From a tourism perspective, the ministry was fast to launch a consumer awareness campaign in the hope of preventing a free fall in cancellations of pre-Dorian cruise and land bookings to the non-impacted islands and to spur more vacationers to come, now and in the upcoming winter high season. The first half of this year saw a nine per cent increase in international arrivals and, pre-Dorian, it was looking like it may be a record-breaking year.

The challenging issue now is one of geography, explains Strachan. “There is some confusion due to lack of knowledge related to our multi-island composition. As such, most people believe that the entire destination is completely devastated.”

Media reports and other communications naming “The Bahamas” without specifying the impacted islands adds to the misperception. There could be a tropical storm or hurricane in one part of the country while other parts remain unaffected, as with Hurricane Dorian. It struck the archipelago’s northernmost islands: Grand Bahama (home to Freeport, The Bahamas’ second largest city) and the adjacent Abacos Islands (a chain of islands and barrier cays headed by Great Abaco).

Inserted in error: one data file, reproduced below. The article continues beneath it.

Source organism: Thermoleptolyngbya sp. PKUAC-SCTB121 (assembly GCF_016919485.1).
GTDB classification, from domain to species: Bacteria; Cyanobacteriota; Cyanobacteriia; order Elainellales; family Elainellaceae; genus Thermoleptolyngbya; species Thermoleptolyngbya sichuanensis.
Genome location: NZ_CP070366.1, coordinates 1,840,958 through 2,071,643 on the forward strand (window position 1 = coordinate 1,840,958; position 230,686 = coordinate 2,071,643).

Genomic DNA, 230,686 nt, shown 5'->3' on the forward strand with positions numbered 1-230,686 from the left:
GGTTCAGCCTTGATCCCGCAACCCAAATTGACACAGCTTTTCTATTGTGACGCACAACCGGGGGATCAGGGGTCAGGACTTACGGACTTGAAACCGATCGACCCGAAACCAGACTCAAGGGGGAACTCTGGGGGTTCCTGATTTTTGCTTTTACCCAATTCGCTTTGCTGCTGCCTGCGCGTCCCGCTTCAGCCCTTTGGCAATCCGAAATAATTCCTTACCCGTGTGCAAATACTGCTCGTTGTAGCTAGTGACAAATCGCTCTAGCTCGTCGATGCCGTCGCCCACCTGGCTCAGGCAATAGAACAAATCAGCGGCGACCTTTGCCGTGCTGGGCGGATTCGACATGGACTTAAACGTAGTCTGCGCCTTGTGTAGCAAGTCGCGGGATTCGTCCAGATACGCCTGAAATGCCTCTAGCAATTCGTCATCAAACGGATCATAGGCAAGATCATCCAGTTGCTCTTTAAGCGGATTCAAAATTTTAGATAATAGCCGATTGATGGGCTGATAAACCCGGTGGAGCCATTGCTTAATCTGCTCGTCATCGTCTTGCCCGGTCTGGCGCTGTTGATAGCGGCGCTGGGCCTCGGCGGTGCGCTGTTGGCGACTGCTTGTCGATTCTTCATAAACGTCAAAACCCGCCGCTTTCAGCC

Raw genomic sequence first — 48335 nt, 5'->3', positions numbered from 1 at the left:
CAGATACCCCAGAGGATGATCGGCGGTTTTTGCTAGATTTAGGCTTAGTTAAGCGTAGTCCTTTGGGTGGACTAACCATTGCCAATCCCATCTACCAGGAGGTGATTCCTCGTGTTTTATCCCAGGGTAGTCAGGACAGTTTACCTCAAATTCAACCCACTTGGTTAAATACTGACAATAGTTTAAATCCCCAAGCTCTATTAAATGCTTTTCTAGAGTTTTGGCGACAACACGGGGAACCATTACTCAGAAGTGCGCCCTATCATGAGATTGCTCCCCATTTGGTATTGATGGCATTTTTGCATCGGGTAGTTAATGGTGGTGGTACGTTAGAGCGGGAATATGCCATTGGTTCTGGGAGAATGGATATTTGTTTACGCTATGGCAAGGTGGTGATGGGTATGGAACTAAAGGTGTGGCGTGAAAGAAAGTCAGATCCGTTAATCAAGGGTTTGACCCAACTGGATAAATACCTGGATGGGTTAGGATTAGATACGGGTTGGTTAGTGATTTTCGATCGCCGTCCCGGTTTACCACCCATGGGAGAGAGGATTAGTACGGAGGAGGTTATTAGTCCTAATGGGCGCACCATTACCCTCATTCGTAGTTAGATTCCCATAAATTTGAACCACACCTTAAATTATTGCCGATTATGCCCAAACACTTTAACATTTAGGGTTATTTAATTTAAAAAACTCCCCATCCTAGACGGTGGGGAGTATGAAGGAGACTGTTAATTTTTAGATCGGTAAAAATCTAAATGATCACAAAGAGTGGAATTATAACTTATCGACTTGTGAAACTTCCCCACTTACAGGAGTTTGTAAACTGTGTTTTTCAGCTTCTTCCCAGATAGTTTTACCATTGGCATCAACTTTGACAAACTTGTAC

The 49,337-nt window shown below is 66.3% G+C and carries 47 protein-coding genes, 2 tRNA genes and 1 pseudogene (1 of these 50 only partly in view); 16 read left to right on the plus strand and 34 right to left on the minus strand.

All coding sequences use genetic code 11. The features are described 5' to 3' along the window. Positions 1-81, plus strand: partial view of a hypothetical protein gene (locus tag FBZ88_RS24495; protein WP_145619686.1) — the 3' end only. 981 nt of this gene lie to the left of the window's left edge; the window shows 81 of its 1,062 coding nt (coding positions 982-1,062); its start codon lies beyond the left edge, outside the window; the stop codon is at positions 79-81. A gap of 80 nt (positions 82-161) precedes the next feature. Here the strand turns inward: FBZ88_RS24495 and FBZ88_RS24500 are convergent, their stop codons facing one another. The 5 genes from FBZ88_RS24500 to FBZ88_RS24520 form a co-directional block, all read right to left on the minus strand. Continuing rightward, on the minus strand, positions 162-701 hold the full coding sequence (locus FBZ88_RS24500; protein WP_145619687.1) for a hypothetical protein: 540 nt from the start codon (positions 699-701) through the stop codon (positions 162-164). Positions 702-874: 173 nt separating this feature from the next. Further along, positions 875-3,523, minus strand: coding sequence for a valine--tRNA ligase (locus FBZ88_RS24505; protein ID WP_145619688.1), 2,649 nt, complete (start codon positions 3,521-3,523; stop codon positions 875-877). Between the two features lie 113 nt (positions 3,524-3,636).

The new tourism campaign reassures travellers 14 of the most visited islands — including most popular Paradise and New Providence, which are connected by bridge and are home to mega-resort Atlantis on Paradise Island and the bustling capital of Nassau on New Providence — were not impacted by the storm. Just a hop, skip and jump by plane from Nassau, the Out Islands in the top-14 include: The Exumas, Eleuthera and Harbour Island, Bimini, Andros, the Berry Islands, Cat Island, Long Island, San Salvador, Acklins and Crooked Island, Rum Cay, and Mayaguana and Inagua.